Table 1.

Cohort characteristics stratified by clinical risk for oncogenic oral HPV infection and biological screening status.

Patients, n (%)
Completed (n = 66)Clinical low-risk (n = 46)Clinical high-risk (n = 20)PaHigh-risk, biologically screened (n = 9)High-risk, not biologically screened (n = 11)Pa
Sex 
 M 21 (32) 9 (20) 12 (60) 0.001 8 (89) 4 (36) 0.028 
 F 45 (68) 37 (80) 8 (40)  1 (11) 7 (64)  
Age 
 45–54 17 (26) 9 (20) 8 (40) 0.175 3 (33) 5 (45) 0.603 
 55–64 27 (41) 19 (41) 8 (40)  3 (33) 5 (45)  
 65–74 22 (33) 18 (39) 4 (20)  3 (33) 1 (10)  
Race/ethnicity 
 Non-Hispanic White 18 (27) 10 (22) 8 (40) 0.166 6 (67) 2 (18) 0.040 
 Non-Hispanic Black 39 (59) 30 (65) 9 (45)  2 (22) 7 (64)  
 Hispanic 8 (12) 6 (13) 2 (10)  0 (0) 2 (18)  
 Other 1 (2) 0 (0) 1 (5)  1 (11) 0 (0)  
Smoking 
 Never 41 (62) 31 (68) 10 (50) 0.393 3 (33) 7 (64) 0.265 
 Former 22 (33) 13 (28) 9 (45)  5 (56) 4 (36)  
 Current 3 (5) 2 (4) 1 (5)  1 (11) 0 (0)  
Insurance 
 Yes 60 (91) 41 (89) 19 (95) 0.659 8 (89) 11 (100) 0.450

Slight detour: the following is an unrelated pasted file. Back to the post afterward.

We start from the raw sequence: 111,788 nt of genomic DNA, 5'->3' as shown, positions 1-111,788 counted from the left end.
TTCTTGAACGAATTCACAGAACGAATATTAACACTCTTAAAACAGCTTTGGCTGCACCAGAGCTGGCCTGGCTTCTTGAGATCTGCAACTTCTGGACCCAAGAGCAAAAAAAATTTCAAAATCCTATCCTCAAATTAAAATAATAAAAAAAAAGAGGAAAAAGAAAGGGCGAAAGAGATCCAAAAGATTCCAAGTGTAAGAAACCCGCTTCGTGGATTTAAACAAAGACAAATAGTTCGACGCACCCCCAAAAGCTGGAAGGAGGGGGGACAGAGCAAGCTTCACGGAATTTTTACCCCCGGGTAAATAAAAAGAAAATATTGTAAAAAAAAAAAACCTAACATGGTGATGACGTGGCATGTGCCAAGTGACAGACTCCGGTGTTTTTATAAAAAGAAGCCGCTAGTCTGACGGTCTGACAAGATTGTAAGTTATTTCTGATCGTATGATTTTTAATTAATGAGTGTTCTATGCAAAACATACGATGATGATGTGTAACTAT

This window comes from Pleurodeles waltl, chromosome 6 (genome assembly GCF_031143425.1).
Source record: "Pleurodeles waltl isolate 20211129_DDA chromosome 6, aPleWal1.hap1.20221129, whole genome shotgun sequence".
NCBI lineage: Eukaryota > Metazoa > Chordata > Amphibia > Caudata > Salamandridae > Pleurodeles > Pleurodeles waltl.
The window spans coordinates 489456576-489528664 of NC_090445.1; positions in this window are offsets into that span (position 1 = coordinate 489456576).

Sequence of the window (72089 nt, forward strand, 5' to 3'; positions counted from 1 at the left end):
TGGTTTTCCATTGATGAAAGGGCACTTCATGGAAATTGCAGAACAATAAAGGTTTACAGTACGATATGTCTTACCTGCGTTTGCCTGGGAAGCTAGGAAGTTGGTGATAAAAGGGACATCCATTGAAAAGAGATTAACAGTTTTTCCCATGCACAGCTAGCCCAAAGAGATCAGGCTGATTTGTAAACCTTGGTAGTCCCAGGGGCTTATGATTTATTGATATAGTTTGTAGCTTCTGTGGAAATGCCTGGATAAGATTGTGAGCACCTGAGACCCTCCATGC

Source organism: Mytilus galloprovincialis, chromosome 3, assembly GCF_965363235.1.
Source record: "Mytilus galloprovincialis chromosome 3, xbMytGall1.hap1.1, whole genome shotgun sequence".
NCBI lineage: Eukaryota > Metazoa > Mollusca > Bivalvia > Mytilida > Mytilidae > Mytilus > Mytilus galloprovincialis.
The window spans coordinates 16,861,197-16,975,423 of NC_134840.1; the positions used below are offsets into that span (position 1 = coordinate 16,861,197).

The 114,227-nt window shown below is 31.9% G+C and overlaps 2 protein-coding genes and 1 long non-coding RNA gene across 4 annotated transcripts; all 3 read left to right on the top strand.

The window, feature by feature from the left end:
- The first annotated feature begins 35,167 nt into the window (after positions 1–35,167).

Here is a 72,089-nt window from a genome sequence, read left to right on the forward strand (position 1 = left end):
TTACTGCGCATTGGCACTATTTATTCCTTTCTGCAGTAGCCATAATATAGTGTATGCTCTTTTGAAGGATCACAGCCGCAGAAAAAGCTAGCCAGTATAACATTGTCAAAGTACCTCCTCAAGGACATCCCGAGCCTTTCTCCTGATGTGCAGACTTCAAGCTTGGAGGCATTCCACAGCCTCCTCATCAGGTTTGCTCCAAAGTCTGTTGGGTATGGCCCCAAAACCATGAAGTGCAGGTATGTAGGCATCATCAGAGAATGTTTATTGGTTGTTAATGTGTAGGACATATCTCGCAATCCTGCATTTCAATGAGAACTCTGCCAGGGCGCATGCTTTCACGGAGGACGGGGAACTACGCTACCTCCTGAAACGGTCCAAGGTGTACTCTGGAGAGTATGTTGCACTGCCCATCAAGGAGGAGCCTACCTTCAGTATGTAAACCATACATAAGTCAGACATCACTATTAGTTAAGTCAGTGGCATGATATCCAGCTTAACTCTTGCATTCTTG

No 6 (9) 5 (11) 1 (5)  1 (11) 0 (0)  
Lifetime number of sexual partners, any type (oral, vaginal, or anal) 
 Median 5.5 (3.0–10.0) 5 (2.0–7.0) 20 (10.0–24.8) <0.001 20 (20.0–23.0) 11 (8.5–25.0) 0.303 
Lifetime number of oral sexual partners (giving oral sex only) 
 Median 3 (2.0–9.0) 2 (1.0–3.0) 10 (5.0–16.3) <0.001 13 (5.0–20.0) 11 (5.0–10.0) 0.424 
Same-sex partners 
 Yes 5 (8) 1 (2) 4 (20) 0.030 3 (33) 1 (9) 0.285 
 No 61 (92) 45 (98) 16 (80)  6 (67) 10 (91)  
Patients, n (%)
Completed (n = 66)Clinical low-risk (n = 46)Clinical high-risk (n = 20)PaHigh-risk, biologically screened (n = 9)High-risk, not biologically screened (n = 11)Pa